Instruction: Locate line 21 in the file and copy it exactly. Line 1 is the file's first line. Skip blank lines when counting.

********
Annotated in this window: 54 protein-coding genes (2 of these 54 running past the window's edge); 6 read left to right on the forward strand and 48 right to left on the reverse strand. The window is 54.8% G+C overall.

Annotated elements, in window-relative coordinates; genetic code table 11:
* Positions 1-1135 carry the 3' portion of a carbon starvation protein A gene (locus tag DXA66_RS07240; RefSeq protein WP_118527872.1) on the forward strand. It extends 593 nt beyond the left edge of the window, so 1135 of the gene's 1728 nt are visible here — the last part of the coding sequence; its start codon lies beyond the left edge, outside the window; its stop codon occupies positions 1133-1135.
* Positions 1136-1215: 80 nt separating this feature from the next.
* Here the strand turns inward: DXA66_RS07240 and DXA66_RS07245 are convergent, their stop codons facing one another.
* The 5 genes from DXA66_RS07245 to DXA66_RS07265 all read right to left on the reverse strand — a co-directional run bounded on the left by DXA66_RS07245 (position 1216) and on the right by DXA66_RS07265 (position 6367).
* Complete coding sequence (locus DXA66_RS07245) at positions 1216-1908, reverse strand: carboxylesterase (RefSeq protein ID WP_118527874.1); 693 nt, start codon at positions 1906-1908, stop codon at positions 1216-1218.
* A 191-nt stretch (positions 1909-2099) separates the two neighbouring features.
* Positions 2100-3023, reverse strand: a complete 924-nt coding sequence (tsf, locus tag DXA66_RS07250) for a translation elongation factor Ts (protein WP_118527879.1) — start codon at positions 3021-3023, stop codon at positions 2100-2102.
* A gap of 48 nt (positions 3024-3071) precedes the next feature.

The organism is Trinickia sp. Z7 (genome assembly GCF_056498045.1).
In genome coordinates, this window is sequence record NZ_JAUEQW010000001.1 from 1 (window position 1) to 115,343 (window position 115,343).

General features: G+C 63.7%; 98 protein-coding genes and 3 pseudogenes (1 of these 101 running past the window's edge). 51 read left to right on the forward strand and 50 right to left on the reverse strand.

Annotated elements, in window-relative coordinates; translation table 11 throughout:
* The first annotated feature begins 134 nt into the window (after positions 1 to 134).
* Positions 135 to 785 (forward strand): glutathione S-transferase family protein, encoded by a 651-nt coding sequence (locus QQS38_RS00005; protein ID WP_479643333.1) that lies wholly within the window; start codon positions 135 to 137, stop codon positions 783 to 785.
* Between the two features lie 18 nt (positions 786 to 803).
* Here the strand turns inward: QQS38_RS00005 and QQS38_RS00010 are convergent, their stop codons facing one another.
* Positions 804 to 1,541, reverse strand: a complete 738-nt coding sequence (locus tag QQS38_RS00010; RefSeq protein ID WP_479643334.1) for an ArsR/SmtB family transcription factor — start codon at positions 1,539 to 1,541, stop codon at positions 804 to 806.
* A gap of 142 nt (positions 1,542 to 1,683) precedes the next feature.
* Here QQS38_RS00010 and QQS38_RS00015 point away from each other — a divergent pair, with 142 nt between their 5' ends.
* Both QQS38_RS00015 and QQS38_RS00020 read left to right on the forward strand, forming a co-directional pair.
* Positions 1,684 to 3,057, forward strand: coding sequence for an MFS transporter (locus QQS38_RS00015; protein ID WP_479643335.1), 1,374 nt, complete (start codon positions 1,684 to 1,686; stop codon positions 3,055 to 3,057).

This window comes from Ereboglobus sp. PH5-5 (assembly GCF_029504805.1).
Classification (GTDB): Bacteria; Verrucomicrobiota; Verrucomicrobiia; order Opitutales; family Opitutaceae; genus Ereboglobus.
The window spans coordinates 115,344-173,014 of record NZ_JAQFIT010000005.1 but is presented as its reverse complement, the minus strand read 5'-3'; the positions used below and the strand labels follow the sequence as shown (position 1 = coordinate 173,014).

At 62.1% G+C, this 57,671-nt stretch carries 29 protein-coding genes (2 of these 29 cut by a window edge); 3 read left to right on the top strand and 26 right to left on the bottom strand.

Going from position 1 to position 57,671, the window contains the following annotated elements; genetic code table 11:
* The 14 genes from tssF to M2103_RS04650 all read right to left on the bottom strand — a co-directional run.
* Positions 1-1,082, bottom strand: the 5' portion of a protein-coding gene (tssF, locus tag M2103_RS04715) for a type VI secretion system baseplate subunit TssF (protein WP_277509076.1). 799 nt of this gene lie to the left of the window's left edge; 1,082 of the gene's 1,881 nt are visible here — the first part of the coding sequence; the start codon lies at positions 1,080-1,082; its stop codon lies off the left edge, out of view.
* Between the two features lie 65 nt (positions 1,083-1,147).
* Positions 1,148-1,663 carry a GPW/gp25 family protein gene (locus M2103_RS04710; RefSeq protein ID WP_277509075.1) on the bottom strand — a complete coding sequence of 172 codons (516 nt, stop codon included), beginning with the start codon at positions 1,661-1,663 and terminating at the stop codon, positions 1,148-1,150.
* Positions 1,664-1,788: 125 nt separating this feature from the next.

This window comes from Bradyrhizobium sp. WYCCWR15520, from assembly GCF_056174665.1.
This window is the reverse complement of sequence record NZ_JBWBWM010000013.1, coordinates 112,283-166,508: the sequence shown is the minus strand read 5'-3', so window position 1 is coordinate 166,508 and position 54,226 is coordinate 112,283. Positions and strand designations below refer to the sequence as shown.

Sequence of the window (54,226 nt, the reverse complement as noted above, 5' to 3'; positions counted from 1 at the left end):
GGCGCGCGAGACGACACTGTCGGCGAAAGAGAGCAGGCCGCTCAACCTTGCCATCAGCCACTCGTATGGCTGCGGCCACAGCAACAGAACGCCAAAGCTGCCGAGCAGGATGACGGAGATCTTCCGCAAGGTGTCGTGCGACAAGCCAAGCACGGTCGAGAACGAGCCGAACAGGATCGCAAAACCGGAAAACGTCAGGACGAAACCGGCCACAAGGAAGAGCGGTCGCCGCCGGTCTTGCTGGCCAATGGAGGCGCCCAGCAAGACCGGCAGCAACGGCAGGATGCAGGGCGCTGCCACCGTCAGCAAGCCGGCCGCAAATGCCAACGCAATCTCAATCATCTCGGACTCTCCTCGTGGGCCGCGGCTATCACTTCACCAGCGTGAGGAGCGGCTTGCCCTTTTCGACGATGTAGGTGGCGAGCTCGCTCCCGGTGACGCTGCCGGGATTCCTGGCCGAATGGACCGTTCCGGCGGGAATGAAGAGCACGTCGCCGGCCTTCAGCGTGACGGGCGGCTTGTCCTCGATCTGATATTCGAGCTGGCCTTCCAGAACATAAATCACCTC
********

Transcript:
* Here QQS38_RS00010 and QQS38_RS00015 point away from each other — a divergent pair, with 142 nt between their 5' ends.